Don’t tell me about the person on your CV. Or the person you claim to be online in a search for love, or what passes for it. Try not to be selling some version of yourself when you answer. You’re alone in your house or apartment with no buyer in sight. So we’re talking about the real “you” here.

It’s a question that can easily arise during these days of solitary sequestration. What judgments are you making about what your “self” is doing, or not doing, during this time?  Where did those judgments come from? Are they really yours? How much are you still looking at whatever world is left to you within your four walls, including yourself, through someone else’s eyes?  Your goals, your ambitions, your needs, your guilts – were they, are they, really yours?

By telephone, I asked an old friend in Massachusetts — holed up with wife, two sons and a son’s girlfriend, in other words not someone in the ideally solitary situation for consideration of my inquiry.   “If you were an onion,” I said. “And we could peel away all the layers reflecting your reactions and defenses to life experiences, including experiences with other people – what would be at the core?” A bad metaphor to use with this particular friend. At the moment, he’s cooking all the meals for five full-grown people.  No surprise that he parried, “Not much to cook with! I’d need another onion!”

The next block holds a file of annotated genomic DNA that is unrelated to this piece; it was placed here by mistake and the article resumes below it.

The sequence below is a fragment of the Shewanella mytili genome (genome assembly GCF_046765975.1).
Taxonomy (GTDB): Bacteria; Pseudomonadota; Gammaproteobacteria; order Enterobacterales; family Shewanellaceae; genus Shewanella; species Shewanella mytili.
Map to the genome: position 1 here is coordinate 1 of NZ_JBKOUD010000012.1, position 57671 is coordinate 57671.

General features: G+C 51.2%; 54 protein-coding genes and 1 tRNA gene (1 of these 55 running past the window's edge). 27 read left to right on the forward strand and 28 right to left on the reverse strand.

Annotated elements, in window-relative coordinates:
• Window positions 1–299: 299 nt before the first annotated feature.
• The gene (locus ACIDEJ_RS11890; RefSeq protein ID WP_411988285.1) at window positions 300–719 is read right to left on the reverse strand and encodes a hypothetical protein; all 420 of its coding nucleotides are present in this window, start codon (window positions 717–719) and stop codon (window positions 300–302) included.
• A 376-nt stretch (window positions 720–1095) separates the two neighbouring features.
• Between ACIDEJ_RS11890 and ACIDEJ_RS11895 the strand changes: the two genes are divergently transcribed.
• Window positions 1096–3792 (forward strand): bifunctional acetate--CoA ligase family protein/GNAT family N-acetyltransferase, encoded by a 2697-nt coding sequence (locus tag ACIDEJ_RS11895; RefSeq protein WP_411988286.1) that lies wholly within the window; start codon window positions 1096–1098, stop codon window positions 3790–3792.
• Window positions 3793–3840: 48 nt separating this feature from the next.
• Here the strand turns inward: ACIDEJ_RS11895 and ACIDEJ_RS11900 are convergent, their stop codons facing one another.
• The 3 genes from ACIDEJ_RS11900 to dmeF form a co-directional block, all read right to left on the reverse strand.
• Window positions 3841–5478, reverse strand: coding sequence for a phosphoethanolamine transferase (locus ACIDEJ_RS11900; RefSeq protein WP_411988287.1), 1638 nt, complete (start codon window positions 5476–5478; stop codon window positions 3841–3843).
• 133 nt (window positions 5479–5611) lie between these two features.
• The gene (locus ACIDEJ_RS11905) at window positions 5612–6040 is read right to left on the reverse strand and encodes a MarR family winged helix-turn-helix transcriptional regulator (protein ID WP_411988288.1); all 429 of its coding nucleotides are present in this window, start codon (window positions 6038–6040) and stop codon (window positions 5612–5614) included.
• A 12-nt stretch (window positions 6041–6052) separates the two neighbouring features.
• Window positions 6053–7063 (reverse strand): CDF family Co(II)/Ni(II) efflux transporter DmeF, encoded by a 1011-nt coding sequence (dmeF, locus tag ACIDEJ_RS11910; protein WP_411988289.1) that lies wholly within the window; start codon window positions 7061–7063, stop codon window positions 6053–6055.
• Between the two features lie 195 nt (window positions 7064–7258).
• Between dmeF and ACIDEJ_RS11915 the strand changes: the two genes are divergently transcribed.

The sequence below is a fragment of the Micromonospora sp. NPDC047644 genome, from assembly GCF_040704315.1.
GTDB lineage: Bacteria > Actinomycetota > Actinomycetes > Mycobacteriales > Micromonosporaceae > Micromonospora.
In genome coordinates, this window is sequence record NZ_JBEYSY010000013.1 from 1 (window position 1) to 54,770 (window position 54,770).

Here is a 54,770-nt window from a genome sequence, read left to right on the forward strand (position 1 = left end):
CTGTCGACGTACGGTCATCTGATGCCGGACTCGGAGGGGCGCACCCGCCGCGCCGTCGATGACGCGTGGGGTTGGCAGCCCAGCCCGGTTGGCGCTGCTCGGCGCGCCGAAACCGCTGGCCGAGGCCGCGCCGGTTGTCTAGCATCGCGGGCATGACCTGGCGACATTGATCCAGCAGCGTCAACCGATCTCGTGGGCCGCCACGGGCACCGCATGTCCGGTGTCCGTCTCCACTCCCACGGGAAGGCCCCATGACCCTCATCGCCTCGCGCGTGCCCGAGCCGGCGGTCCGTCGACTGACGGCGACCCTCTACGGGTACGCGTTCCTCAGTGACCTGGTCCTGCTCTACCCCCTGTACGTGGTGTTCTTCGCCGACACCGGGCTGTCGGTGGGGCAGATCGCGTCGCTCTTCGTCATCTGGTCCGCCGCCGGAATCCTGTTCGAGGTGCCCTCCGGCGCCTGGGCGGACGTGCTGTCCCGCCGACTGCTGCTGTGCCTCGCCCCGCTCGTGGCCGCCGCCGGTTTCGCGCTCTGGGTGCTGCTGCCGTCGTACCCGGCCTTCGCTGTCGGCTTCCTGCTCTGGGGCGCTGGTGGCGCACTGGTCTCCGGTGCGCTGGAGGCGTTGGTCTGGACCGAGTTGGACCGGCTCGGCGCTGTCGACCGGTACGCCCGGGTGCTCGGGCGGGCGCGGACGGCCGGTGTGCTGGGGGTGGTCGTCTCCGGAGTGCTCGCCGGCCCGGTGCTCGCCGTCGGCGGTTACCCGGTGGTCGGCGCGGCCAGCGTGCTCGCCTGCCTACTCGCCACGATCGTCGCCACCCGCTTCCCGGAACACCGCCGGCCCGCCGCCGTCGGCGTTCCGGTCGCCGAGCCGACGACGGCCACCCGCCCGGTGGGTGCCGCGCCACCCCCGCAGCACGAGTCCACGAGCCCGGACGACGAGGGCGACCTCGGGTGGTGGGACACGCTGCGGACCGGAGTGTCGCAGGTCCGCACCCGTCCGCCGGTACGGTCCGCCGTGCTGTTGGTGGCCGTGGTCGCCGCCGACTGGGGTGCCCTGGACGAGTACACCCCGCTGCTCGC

So forget onions.  I still think it’s a good question to ponder though, now that we have the time. Almost like a daily mini-psychotherapy session on your own couch. Or an hour at your desktop with “Clean My Mac X.” And if you arise from couch, or desk chair, somewhat liberated, or cleansed, of layers of self-judgment or other gunk that’s been weighing you down and/or slowing you up, then maybe this coronavirus lockdown thing will turn out to have been good for whoever “you” is, as well as for the rest of us.